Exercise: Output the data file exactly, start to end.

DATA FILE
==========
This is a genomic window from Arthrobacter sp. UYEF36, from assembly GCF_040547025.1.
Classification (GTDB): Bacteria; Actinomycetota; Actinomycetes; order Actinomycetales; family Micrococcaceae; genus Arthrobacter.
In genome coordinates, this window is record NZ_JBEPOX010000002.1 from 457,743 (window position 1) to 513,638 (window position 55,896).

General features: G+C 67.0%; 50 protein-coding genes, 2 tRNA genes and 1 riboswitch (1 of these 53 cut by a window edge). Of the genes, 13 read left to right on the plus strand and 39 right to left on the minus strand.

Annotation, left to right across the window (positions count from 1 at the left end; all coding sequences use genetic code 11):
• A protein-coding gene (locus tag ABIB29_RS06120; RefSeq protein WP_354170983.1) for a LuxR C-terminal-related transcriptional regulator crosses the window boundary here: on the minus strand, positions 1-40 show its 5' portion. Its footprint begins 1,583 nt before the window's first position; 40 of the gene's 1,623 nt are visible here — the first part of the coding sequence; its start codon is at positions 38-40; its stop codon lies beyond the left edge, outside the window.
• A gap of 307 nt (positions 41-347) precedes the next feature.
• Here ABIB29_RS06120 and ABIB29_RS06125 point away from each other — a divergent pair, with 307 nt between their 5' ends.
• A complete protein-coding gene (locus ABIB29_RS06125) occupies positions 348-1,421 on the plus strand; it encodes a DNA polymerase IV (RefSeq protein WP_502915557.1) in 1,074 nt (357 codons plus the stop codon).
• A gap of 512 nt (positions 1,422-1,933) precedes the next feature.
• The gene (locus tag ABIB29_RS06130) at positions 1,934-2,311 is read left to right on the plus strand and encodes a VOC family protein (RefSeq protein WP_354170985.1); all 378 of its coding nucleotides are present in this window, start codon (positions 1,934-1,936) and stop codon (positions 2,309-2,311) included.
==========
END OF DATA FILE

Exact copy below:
This is a genomic window from Arthrobacter sp. UYEF36, from assembly GCF_040547025.1.
Classification (GTDB): Bacteria; Actinomycetota; Actinomycetes; order Actinomycetales; family Micrococcaceae; genus Arthrobacter.
In genome coordinates, this window is record NZ_JBEPOX010000002.1 from 457,743 (window position 1) to 513,638 (window position 55,896).

General features: G+C 67.0%; 50 protein-coding genes, 2 tRNA genes and 1 riboswitch (1 of these 53 cut by a window edge). Of the genes, 13 read left to right on the plus strand and 39 right to left on the minus strand.

Annotation, left to right across the window (positions count from 1 at the left end; all coding sequences use genetic code 11):
• A protein-coding gene (locus tag ABIB29_RS06120; RefSeq protein WP_354170983.1) for a LuxR C-terminal-related transcriptional regulator crosses the window boundary here: on the minus strand, positions 1-40 show its 5' portion. Its footprint begins 1,583 nt before the window's first position; 40 of the gene's 1,623 nt are visible here — the first part of the coding sequence; its start codon is at positions 38-40; its stop codon lies beyond the left edge, outside the window.
• A gap of 307 nt (positions 41-347) precedes the next feature.
• Here ABIB29_RS06120 and ABIB29_RS06125 point away from each other — a divergent pair, with 307 nt between their 5' ends.
• A complete protein-coding gene (locus ABIB29_RS06125) occupies positions 348-1,421 on the plus strand; it encodes a DNA polymerase IV (RefSeq protein WP_502915557.1) in 1,074 nt (357 codons plus the stop codon).
• A gap of 512 nt (positions 1,422-1,933) precedes the next feature.
• The gene (locus tag ABIB29_RS06130) at positions 1,934-2,311 is read left to right on the plus strand and encodes a VOC family protein (RefSeq protein WP_354170985.1); all 378 of its coding nucleotides are present in this window, start codon (positions 1,934-1,936) and stop codon (positions 2,309-2,311) included.